The front door creaked, slowly swung open, and Mayro flew out faster than William could blink. A few seconds later Cynthia appeared.

"Having a little fun back home, are we?" she teased, clapping her hands. "How'd the milk taste this mornin', eh?" Cynthia cackled, stepping off the porch towards William.

William was madder than a hornet at a bonfire, but he wasn't about to let Cynthia know.

"You'll be takin' yer spell offa my cows. Now." William said.

Cynthia smirked, "Or what, Mister?"

William took a few steps closer to Cynthia and pumped his fists to control his anger, "Or I'll head to the mill, and then all the men that I gather up - every single man at the mill - will follow me down here. That's what," he said. "You may be strong, but you ain't that strong, I'm bettin.'"

Cynthia strode towards William, her body bent and crooked. She stopped and lifted her arm. Mayro flew to her side, landing on her arm with a flourish.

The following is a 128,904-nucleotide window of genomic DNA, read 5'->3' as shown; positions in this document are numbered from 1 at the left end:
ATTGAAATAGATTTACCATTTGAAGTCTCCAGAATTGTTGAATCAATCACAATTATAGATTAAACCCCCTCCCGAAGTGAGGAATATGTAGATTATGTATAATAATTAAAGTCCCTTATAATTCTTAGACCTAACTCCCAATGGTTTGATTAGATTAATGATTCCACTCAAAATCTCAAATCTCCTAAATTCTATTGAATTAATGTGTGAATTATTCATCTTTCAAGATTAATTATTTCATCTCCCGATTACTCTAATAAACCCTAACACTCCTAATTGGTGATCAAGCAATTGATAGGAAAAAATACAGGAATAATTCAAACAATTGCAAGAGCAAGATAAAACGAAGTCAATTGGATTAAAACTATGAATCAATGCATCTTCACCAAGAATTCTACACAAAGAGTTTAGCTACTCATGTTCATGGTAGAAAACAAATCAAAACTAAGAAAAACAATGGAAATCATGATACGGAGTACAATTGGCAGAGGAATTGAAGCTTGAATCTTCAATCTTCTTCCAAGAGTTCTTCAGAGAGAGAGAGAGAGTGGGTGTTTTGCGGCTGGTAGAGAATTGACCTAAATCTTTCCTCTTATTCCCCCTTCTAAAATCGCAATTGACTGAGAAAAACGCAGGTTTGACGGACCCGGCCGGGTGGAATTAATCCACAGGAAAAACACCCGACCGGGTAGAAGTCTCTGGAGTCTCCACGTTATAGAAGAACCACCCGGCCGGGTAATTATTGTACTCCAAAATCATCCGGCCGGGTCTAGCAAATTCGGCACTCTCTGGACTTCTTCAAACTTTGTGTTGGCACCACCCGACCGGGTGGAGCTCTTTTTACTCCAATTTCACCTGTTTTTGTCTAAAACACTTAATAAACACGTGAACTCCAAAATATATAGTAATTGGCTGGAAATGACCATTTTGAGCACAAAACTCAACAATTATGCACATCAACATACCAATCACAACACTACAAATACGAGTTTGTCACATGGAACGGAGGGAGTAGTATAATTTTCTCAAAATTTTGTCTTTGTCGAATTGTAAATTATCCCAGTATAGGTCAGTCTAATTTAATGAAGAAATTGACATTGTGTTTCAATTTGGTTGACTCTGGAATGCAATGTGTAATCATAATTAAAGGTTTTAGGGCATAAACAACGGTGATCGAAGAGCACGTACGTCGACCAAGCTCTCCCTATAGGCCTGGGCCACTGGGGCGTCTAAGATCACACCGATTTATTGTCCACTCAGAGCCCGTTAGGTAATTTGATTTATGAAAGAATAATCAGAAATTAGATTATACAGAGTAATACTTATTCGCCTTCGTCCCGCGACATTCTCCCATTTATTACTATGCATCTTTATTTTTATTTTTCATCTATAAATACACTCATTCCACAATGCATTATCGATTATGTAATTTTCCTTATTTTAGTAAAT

"No," she said, "Reckon we ain't that strong. But a woman like us ain't afeared of much. Ye oughta know that by now, Mister."

"What do ye want, Cynthia? If'n it's Todd, he can't be spared. It's autumn, and a man needs all his sons fer workin' and gatherin.'"

"We know bout the harvest, an we reckon you do need em. He's a fine, good boy, tis true. We don't mean em no harm."

"If you don't mean him no harm, you can take yer spell offa my cows."

Cynthia raised her arms, and a fast wind rushed past. Mayro rose into the air and flew past them, then around the Cook men in circles.

"We's done," Cynthia said, lowering her arms as the wind disappeared. "Ye won't be havin' no more trouble with yer cows."

William stood beside his sons and waited. He wasn't sure what else they may have to fear.